So, you’ve adopted Agile as your company’s method for project delivery. You packed up your books on traditional development best practices (lovingly referred to as waterfall or sequential) and put them in storage. You’ve invested sufficient time and money to ensure that every stakeholder has taken all the necessary training. You’ve setup all the required tools of the trade – installed white boards, hoarded bunches of post-it notes, identified space for stand up meetings, partitioned a large white wall with magnetic strips to show movement of work, etc. 

Things should be ticking along perfectly now. Right? Releases should be visible, you should be getting the maximum value out of your development teams, clients should be satisfied, and the quality of your product should be exceeding your customer’s expectations. Did you say, “Not really”? 

When Agile results don't match up with the promise

Well, you are not alone. Even matured Agile delivery organization find it difficult to extract the full value of Agile after years of delivery. I have had multiple client managers come up to me saying, “well it wasn’t that bad at first, but after two years, I feel like we have lost the sight of the core principles and value that we had when we adopted Agile.” 

Unfortunately, knowing about Agile, implementing Agile, and implementing Agile successfully are three completely different things.

seedling-1558599_1920Enter the Agile coach. One of the major differences we see repeatedly between the companies that are benefiting from Agile, and those that are not is that the successful Agile adopters have often invested in having an Agile coach on the team.

The Agile Coach - do you need one?

Agile coaching is an often debated role on forums today. While various experts have suggested that appointing an external coach can be the underlying key for successful Agile adoption programs,many organizations continue to focus on building up their internal Scrum Masters or Agile project managers - often appointing the most experienced among their ranks to serve as the Agile coach.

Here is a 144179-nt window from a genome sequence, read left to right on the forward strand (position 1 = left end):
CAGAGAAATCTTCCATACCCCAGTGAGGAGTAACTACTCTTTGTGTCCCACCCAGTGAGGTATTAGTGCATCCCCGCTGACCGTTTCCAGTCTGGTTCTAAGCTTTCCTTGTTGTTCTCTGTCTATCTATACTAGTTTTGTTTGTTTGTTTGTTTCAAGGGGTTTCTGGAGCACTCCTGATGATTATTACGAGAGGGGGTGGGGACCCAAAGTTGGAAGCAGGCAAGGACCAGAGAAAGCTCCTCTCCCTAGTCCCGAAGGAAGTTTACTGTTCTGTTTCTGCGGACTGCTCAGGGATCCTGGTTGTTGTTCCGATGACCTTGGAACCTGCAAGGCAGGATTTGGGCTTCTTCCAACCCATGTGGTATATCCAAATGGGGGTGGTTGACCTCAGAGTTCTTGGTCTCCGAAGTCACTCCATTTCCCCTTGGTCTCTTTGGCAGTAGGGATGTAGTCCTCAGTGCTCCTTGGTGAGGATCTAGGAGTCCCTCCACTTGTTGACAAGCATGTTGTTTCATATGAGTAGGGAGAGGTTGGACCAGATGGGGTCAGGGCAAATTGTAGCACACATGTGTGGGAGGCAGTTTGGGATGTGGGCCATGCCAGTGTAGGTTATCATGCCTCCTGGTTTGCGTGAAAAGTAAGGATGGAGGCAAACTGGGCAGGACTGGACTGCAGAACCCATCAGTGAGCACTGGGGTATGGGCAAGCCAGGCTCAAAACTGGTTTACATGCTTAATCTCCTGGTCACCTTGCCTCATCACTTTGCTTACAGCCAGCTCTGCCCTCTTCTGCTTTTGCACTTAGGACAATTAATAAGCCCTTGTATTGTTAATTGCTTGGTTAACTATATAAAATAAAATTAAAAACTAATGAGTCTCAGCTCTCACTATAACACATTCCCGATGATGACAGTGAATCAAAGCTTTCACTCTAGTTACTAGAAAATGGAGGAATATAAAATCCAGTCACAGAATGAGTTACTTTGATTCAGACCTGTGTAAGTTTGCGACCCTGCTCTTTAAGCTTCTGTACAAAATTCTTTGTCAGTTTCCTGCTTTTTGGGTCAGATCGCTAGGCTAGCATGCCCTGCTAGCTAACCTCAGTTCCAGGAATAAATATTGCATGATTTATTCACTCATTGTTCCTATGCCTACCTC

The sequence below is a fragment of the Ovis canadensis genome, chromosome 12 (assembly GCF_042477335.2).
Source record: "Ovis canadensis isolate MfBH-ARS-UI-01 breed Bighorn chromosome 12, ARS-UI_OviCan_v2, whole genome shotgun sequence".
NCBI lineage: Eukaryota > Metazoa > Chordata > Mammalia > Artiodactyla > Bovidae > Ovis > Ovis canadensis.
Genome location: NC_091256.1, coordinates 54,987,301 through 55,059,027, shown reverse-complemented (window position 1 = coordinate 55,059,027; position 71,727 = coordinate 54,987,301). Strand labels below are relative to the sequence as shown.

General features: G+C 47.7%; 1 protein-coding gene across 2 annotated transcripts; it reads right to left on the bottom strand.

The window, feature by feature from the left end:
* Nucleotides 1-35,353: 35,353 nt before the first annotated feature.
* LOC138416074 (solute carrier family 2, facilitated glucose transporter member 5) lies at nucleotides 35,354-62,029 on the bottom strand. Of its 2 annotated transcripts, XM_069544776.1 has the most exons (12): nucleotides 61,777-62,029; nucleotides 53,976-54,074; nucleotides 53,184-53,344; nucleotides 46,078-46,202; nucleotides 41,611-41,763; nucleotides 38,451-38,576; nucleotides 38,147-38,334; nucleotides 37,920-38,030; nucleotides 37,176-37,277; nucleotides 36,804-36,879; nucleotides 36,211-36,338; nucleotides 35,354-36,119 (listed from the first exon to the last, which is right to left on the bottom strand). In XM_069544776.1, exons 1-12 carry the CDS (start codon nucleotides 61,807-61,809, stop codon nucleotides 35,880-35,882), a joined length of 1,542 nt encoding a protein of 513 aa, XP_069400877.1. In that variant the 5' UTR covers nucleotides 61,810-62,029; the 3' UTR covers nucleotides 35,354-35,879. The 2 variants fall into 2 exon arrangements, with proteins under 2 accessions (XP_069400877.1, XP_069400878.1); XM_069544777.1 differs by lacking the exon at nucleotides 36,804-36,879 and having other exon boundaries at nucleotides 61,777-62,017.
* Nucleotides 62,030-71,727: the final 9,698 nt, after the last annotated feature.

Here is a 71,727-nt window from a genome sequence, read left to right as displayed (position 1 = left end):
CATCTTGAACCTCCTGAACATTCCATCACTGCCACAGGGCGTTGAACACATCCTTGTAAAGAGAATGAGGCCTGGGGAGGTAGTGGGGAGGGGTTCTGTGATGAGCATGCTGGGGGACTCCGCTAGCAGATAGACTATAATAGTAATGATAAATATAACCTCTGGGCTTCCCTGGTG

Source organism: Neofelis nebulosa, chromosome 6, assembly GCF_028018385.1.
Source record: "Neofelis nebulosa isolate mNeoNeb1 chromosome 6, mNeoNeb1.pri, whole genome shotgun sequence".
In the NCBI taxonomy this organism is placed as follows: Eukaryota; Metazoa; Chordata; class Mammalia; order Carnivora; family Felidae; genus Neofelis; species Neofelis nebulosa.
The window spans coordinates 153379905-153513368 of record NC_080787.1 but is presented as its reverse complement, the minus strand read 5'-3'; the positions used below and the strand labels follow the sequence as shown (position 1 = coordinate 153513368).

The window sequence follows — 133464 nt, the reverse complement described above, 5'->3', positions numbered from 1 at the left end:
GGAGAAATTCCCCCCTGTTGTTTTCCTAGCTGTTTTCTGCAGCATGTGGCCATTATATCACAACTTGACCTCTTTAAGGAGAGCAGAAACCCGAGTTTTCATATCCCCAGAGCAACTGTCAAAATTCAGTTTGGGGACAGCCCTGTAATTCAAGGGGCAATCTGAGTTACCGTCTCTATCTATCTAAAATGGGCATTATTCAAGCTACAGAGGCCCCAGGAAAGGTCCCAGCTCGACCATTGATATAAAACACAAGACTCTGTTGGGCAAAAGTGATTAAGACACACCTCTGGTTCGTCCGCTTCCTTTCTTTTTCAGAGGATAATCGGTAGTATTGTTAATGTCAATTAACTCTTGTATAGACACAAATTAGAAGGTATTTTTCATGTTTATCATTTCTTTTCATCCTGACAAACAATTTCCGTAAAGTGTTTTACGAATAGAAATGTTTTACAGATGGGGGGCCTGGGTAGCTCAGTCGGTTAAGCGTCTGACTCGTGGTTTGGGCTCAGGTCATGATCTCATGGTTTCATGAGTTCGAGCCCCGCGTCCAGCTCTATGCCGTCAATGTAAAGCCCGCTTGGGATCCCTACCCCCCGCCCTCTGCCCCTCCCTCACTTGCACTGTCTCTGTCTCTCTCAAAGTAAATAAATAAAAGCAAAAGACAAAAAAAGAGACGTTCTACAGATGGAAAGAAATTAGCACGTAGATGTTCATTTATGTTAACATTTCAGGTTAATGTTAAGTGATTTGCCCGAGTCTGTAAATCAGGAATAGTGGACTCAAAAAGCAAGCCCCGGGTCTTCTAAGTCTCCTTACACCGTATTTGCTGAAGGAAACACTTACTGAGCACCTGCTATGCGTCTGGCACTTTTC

AgileWhile not an inherently bad idea, in my 14 years of Agile consulting experience, I have seen this often result in a sub-optimal Agile adoption. New adopters undergo training that generally cover the basics of an out-of-the-box process framework in a default context. Once they start adopting this framework in the context of their own delivery environment, inherent inefficiencies start to surface. This really isn’t a surprise – we all understand the difference between theory and reality. Agile teams coached by internal Scrum Masters tend to respond to challenges by changing their process to fit the organizational policies. Organizational norms begin to morph the Agile practices based on the influence of the organizational operating model.

The difference maker here is to have somebody on the team who has enough experience to take a holistic view of the organization. They can quickly recognize the root cause of problems and implement solutions that not only resolves the inefficiency but furthers the adoption of Agile throughout the organization. These changes, often minor adjustments, sets the entire organization in a positive direction. Without these early course corrections, the inefficiencies continue and become part of the accepted culture and ultimately the value of Agile becomes diluted leaving many executives scratching their heads questioning why things are not improving.